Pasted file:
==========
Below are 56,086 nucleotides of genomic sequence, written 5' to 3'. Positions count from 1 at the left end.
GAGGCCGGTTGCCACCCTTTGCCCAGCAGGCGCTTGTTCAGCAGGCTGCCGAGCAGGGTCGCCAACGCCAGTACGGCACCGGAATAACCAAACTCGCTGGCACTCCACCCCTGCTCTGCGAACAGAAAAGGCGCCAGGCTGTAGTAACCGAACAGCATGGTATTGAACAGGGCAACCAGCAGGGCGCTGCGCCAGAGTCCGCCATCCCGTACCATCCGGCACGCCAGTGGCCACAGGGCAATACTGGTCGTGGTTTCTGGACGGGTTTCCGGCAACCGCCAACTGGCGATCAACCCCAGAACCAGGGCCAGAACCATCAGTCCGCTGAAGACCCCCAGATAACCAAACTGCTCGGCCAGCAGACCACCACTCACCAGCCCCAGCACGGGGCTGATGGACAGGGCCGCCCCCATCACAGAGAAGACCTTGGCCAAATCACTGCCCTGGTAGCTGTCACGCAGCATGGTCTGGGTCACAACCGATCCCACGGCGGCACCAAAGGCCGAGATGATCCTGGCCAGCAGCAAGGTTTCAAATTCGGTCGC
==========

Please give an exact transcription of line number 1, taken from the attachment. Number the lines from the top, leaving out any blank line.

Below are 56,086 nucleotides of genomic sequence, written 5' to 3'. Positions count from 1 at the left end.